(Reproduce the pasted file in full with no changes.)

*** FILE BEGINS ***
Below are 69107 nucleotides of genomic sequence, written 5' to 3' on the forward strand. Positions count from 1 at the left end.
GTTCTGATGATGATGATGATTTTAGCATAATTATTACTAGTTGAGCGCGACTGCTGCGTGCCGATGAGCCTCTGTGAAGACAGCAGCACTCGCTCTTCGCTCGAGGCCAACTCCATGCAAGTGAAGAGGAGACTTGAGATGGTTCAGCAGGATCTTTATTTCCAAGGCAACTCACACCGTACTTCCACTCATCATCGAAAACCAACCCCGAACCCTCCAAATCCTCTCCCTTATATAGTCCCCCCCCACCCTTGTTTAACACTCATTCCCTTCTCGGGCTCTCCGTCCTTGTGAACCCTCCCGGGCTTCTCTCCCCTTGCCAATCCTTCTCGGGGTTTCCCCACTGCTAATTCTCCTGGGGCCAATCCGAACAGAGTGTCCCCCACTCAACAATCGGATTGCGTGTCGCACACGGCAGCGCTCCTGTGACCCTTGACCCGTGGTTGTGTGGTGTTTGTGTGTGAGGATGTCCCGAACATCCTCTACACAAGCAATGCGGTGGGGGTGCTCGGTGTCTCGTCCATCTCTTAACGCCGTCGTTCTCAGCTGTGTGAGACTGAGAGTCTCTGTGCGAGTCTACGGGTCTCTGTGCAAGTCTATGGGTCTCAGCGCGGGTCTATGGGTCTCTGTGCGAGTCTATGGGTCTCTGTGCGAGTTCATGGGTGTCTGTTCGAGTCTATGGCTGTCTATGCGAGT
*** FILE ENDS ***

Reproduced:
Below are 69107 nucleotides of genomic sequence, written 5' to 3' on the forward strand. Positions count from 1 at the left end.
GTTCTGATGATGATGATGATTTTAGCATAATTATTACTAGTTGAGCGCGACTGCTGCGTGCCGATGAGCCTCTGTGAAGACAGCAGCACTCGCTCTTCGCTCGAGGCCAACTCCATGCAAGTGAAGAGGAGACTTGAGATGGTTCAGCAGGATCTTTATTTCCAAGGCAACTCACACCGTACTTCCACTCATCATCGAAAACCAACCCCGAACCCTCCAAATCCTCTCCCTTATATAGTCCCCCCCCACCCTTGTTTAACACTCATTCCCTTCTCGGGCTCTCCGTCCTTGTGAACCCTCCCGGGCTTCTCTCCCCTTGCCAATCCTTCTCGGGGTTTCCCCACTGCTAATTCTCCTGGGGCCAATCCGAACAGAGTGTCCCCCACTCAACAATCGGATTGCGTGTCGCACACGGCAGCGCTCCTGTGACCCTTGACCCGTGGTTGTGTGGTGTTTGTGTGTGAGGATGTCCCGAACATCCTCTACACAAGCAATGCGGTGGGGGTGCTCGGTGTCTCGTCCATCTCTTAACGCCGTCGTTCTCAGCTGTGTGAGACTGAGAGTCTCTGTGCGAGTCTACGGGTCTCTGTGCAAGTCTATGGGTCTCAGCGCGGGTCTATGGGTCTCTGTGCGAGTCTATGGGTCTCTGTGCGAGTTCATGGGTGTCTGTTCGAGTCTATGGCTGTCTATGCGAGT